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Old 29th Mar 2015, 01:54
  #2456 (permalink)  
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Originally Posted by BOING
Have to say this but it will never happen.The best way out of this dilemma would be the return of the third pilot.

The third pilot was a "roadblock" on the route from the cockpit door to the pilots and the controls.
The inclusion of a third pilot means that there would never be less than two pilots on the flight deck.
Pilots work at 25% of their maximum capacity most of the time, 95% of capacity some of the time and on occasions, when things go wrong, at 125% of their capacity. The third pilot dropped that 125% back to 95% and made the whole operation safer.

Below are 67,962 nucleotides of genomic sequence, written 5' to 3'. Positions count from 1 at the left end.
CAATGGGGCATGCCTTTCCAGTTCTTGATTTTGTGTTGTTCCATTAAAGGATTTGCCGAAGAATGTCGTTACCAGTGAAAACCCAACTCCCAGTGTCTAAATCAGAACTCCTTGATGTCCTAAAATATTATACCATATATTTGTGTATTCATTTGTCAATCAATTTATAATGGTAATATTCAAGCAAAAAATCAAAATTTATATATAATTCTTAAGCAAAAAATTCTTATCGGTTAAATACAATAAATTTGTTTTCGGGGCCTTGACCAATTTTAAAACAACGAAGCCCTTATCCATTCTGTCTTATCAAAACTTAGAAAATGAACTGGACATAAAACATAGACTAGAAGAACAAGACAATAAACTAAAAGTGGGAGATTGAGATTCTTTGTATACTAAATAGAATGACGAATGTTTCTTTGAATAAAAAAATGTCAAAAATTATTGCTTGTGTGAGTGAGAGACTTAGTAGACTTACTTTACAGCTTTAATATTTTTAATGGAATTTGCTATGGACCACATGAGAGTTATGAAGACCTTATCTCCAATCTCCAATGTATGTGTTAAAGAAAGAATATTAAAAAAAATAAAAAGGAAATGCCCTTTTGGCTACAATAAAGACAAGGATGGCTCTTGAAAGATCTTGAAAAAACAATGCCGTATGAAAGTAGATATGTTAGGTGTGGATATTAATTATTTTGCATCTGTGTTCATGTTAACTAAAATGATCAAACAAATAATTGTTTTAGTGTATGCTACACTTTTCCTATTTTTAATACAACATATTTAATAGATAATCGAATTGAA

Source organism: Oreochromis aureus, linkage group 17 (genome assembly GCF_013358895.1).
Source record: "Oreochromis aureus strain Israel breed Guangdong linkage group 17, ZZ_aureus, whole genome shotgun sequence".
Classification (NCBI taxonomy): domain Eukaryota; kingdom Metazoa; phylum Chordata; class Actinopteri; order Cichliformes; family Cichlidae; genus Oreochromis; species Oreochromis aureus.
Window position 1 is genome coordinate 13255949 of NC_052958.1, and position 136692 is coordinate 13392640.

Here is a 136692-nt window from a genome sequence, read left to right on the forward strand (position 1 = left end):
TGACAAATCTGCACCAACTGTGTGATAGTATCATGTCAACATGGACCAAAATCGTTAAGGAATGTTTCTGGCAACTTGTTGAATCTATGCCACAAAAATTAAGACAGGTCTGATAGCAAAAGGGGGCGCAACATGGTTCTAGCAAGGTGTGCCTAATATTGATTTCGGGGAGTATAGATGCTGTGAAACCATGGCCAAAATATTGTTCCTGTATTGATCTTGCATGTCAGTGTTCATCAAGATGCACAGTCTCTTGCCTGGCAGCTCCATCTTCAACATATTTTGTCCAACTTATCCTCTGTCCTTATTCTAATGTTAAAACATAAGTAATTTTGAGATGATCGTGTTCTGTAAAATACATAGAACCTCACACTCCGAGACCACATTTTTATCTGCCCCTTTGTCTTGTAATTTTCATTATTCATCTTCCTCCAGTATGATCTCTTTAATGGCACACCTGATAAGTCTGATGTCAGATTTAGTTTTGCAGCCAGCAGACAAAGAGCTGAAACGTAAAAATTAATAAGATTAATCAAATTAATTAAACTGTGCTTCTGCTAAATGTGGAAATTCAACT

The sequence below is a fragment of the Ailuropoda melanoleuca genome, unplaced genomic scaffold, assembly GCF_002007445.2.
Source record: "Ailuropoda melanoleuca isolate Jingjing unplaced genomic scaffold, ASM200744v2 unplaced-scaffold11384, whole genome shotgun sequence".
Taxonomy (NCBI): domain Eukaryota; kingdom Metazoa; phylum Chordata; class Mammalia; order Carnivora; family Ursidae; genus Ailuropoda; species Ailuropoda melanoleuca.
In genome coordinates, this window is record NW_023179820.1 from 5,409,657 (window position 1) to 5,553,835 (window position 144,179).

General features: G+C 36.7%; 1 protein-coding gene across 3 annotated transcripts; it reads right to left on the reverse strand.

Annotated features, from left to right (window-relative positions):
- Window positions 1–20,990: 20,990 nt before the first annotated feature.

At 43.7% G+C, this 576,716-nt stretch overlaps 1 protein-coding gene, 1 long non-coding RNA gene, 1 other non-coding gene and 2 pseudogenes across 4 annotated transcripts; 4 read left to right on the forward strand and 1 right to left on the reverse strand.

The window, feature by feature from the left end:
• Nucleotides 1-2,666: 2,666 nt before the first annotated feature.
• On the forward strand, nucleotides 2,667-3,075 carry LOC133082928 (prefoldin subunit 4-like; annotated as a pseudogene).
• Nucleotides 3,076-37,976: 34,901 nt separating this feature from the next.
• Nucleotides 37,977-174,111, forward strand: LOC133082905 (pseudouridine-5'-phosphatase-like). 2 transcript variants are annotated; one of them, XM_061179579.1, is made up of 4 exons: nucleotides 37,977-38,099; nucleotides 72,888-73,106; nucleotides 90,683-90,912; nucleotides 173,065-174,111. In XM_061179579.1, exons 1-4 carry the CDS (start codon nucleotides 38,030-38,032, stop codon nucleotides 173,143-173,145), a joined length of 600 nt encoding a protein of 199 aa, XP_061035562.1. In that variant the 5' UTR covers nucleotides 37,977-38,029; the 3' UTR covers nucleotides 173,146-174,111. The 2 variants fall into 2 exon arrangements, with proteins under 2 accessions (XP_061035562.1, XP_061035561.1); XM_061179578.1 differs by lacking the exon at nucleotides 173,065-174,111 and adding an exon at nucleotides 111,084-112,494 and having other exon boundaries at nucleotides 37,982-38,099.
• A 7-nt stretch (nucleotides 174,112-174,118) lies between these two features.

The third pilot had a 3D view of everything the pilots were doing and what they were seeing on the instruments, a much better view than the pilots had of each other. The third pilot was often the first person to detect an incipient problem.
Somehow, having a third pilot on the flight deck moderated any opinions and actions of the two pilots, a stabilizing influence.

Incidentally the third pilot increased the number of new jokes on the flight deck by 33%
Long time lurker here who joined after an incident as a pax on an old 737 operated by MAH as it came into land at KUL. This was shortly before the MH370 and I have lurked ever since, but I want to come in on Boing's post above.